Awakening in a speeding ambulance, with the scream of its undulating siren ripping your brain apart, is not a pleasant experience. It becomes even less so when you realize you’re in a body bag zipped up tight and you can’t move. Trapped in suffocating darkness, with the rubberized canvas pulling at your flesh, you realize that if this is death, eternity in a grave will be hell itself.
And so begins A Gathering Evil, Michael Stackpole’s first novel in what was to become the Fiddleback trilogy. Be warned spoilers follow!
As quoted from above, A Gathering Evil starts in the most dire of circumstances, but then moves into a classic romp through a vibrant post-depression world. It is through the eyes of the protagonist, Tycho Caine (a man who knows nothing of his past, not even if Tycho is his real name), that we learn about this alternate 2010s; from the depths of the Eclipse (the name give to the massive solar panel array placed over most of downtown Pheonix) all the way to the top of the most prestigious of corporate towers. Much like Dark Conspiracy itself, the story is one of fighting back against an unknow-able enemy, a universe where it seems it is always left to a collection of misfits and social outcasts to make right when others can, or will, not.
The story itself begins with the ‘death’ of Caine, before weaving its way through a fast paced overview to the setting – the city of Phoenix – and the core concepts of the Dark Conspiracy universe – a world teetering on the edge of dystopian collapse. After the dramatic opening scenes, Tycho is introduced to an eclectic group of Minion Hunters, all of whom work for a mysterious man known only as Coyote. Something of a people’s champion, this Coyote lives by the motto ‘paying forward’, and as such has gathered together individual’s who can help him achieve his goals. This team, into which Tycho is inserted as both a leader, as well as spy , could well be described as your typical Dark Conspiracy party, and includes a few memorable individuals such as Bat, the battle-scarred pit fighter, and Jytte, the seemingly all too perfect computer empath.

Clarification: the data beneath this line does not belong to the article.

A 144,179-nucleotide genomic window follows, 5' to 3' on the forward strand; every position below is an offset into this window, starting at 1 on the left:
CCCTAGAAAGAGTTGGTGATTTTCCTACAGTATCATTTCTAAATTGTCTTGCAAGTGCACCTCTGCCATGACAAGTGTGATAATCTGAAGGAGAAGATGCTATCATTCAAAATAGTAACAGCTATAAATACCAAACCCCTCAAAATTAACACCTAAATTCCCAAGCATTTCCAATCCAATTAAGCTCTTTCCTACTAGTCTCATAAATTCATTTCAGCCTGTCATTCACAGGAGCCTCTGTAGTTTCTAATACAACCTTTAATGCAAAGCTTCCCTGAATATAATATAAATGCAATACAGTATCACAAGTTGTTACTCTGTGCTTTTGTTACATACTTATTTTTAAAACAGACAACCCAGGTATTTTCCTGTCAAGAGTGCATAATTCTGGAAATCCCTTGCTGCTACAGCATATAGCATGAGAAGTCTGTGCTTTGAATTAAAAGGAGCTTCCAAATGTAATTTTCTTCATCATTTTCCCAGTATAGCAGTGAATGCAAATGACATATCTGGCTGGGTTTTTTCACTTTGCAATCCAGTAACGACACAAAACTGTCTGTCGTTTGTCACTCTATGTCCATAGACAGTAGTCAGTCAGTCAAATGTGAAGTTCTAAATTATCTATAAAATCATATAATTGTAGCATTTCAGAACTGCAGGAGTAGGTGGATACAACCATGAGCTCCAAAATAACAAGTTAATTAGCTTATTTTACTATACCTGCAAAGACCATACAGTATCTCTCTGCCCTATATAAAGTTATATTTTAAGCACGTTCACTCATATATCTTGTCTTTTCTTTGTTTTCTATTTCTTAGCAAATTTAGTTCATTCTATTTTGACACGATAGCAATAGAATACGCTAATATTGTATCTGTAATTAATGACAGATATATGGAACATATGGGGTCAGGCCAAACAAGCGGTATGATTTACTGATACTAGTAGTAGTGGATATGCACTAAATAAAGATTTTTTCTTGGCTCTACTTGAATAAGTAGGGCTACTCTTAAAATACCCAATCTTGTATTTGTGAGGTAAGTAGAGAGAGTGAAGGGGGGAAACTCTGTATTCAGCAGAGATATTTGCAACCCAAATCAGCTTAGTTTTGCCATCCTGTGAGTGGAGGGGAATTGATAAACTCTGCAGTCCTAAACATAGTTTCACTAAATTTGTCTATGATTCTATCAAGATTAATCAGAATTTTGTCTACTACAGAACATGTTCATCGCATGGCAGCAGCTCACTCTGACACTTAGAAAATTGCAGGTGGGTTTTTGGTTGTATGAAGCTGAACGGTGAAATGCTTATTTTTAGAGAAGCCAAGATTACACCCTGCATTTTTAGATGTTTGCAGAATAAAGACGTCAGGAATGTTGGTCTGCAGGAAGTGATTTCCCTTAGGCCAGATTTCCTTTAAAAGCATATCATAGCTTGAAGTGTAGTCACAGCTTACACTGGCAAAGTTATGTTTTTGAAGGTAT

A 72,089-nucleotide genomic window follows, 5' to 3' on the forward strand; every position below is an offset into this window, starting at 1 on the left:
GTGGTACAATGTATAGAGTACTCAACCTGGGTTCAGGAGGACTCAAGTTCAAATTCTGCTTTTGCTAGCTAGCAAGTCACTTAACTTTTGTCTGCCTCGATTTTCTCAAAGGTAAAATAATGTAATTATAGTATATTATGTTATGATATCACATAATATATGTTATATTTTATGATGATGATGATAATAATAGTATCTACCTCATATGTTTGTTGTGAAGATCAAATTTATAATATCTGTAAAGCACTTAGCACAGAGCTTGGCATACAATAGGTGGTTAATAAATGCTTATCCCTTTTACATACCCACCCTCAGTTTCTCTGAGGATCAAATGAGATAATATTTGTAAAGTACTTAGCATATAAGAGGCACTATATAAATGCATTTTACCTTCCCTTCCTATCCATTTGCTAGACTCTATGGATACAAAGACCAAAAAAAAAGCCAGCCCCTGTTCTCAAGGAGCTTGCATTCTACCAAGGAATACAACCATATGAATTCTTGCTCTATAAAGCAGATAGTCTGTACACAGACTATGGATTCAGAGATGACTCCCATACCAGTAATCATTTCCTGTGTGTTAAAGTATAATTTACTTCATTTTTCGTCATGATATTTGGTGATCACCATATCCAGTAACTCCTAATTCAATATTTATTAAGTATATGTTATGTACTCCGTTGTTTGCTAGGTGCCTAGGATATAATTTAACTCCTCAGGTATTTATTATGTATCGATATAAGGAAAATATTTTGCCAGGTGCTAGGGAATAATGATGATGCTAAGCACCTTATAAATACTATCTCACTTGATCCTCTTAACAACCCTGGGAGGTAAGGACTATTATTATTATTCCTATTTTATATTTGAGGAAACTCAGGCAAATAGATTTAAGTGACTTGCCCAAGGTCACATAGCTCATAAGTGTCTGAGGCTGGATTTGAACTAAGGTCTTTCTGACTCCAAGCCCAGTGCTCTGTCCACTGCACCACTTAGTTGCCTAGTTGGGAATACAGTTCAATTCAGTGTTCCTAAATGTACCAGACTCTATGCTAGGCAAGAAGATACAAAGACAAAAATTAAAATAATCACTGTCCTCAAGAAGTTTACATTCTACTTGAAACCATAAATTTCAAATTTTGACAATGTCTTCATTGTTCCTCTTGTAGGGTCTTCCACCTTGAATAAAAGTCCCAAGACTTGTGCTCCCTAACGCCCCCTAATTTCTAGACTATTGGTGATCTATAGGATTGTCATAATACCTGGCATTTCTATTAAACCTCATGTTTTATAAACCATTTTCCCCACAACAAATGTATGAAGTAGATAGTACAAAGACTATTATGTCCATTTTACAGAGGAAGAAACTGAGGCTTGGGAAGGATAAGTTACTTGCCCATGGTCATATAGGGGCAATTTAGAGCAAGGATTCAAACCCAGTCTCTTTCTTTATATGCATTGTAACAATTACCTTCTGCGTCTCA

With a core of characters in place the plot quickly expands, as Tycho attempts to discover the whereabouts of Nero Loring, the recently ousted CEO of Lorica Industries (a Phoenix based mega corp) while also struggling to come to grips with his true identify. This journey leads him suspect that he may well have been hired by one of the city’s corporate leaders, Nerys Loring (Nerys Loring’s father), to kill his new found patron, the enigmatic Coyote. This thread is twisted even further when Caine finds himself influenced by an entity from beyond the realms of humanity, a thing that disturbingly refers to him as ‘his pet’. It is these revelations that seems to make our protagonist, as well everyone he comes to associate with him, as a prime target; from dyed-haired Neo-Nazi’s through to a killer that just doesn’t seem to want to stay dead.